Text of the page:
Farmer protests throughout the country have now been going on for quite a while without any ending in the sight. These protests came into force when government introduced 3 new farm bills: Farmers (Empowerment and Protection) Agreement of Price Assurance and Farm Services; Farmers Produce Trade and Commerce (Promotion and Facilitation) Bill; and Essential Commodities (Amendment) Bill.
Government’s rationale behind the three bills is to allow more independence to the farmers on where they want to sell their produce which can increase the prices commanded by farmers for their crops. Also, increased private participation can improve accessibility to new technologies further improving productivity. However, farmers are highly apprehensive of the motive behind the bills which we will look in detail in the subsequent paragraphs.
Let us look in details on why Indian agriculture needs reform, role of newly introduced agriculture bills and why they are being heavily criticized specially by the farmers from Punjab.
Indian agriculture is plagued by two key problems: fragmented land holdings and lack of mechanization leading to extremely low productivity. Nobody doubts that for India to exit its lower middle income trap, farming needs to improve than its current sub 3% growth rut. Productivity of land, labor etc. have to improve which can only be done by increased private investments, especially in processing and storage for export increase. Literature has suggested two strategic choices: private markets or private organizations. However, the current government is leaning towards the market approach which is being viewed by farmers as an end to institutional state support, allowing profiteering corporations to exploit the farmers.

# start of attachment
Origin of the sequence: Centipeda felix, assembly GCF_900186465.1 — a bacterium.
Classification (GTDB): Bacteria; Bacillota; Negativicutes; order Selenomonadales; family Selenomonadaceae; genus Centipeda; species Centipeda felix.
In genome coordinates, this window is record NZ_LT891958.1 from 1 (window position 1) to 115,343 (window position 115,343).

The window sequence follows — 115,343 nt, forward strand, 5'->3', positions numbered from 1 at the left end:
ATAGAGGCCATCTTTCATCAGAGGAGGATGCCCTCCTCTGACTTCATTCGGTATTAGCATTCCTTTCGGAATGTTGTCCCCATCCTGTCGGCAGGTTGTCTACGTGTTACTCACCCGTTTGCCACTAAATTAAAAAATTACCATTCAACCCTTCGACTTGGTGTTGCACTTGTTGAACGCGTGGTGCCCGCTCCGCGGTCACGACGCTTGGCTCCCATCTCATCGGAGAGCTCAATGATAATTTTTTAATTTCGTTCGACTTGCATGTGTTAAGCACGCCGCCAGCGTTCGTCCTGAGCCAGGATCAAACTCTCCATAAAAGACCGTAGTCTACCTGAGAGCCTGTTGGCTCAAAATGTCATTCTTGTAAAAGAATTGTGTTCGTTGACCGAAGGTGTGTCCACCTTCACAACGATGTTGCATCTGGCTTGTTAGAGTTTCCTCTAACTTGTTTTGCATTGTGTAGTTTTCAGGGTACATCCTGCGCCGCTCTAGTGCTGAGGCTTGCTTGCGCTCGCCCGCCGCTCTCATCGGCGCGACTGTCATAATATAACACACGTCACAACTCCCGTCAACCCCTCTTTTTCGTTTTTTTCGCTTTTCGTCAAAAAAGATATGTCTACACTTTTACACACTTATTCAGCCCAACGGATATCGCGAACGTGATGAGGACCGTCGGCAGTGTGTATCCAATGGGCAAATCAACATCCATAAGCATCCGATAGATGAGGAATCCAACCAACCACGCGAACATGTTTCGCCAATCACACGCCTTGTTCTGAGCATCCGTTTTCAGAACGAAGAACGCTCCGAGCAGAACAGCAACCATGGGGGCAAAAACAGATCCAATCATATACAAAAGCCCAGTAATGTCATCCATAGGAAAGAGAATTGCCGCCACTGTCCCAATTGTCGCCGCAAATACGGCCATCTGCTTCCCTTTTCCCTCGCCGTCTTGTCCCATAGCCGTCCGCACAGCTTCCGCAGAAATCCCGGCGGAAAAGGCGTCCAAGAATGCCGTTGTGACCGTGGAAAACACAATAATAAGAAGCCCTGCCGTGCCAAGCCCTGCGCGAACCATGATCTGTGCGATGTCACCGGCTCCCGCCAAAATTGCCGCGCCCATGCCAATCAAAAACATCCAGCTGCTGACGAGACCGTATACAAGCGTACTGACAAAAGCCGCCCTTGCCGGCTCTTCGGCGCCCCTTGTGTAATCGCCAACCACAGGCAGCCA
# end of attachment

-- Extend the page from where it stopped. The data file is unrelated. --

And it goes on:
Another area where the law has been criticized is lack of consultation by the government and the rushed manner in which it was passed in the Parliament. Even defenders of these programs seems to have expressed their discontent with lack of clear communication around benefits and intent of the farm bills.
Let us now look at how each of the individual bill affects farmers. The Essential Commodities Act has now removed foodstuff such as cereals, pulses, potato, onions, oils from the list of essential commodities except in the case of famine. Moreover, new Amendment restricts government from preventing supermarkets from hoarding which can have dire consequences for crop prices. The negative effect of this price increase gets amplified for weaker sections of the society which rely on staple crops such as potato and pulses to feed their large families.